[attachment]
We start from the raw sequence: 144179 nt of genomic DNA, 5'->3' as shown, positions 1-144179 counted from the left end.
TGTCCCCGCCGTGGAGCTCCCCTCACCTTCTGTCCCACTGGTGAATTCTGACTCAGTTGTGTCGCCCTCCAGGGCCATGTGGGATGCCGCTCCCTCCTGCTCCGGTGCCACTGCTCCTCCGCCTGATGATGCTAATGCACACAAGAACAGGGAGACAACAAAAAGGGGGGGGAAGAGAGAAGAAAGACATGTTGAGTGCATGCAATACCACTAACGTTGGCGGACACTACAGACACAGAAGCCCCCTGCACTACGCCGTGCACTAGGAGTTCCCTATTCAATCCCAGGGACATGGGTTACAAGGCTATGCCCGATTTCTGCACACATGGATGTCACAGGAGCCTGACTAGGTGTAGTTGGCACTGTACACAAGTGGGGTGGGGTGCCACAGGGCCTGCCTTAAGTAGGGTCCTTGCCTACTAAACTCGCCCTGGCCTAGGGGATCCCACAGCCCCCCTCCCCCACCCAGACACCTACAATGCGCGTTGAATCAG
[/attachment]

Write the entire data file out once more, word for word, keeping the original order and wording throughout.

We start from the raw sequence: 144179 nt of genomic DNA, 5'->3' as shown, positions 1-144179 counted from the left end.
TGTCCCCGCCGTGGAGCTCCCCTCACCTTCTGTCCCACTGGTGAATTCTGACTCAGTTGTGTCGCCCTCCAGGGCCATGTGGGATGCCGCTCCCTCCTGCTCCGGTGCCACTGCTCCTCCGCCTGATGATGCTAATGCACACAAGAACAGGGAGACAACAAAAAGGGGGGGGAAGAGAGAAGAAAGACATGTTGAGTGCATGCAATACCACTAACGTTGGCGGACACTACAGACACAGAAGCCCCCTGCACTACGCCGTGCACTAGGAGTTCCCTATTCAATCCCAGGGACATGGGTTACAAGGCTATGCCCGATTTCTGCACACATGGATGTCACAGGAGCCTGACTAGGTGTAGTTGGCACTGTACACAAGTGGGGTGGGGTGCCACAGGGCCTGCCTTAAGTAGGGTCCTTGCCTACTAAACTCGCCCTGGCCTAGGGGATCCCACAGCCCCCCTCCCCCACCCAGACACCTACAATGCGCGTTGAATCAG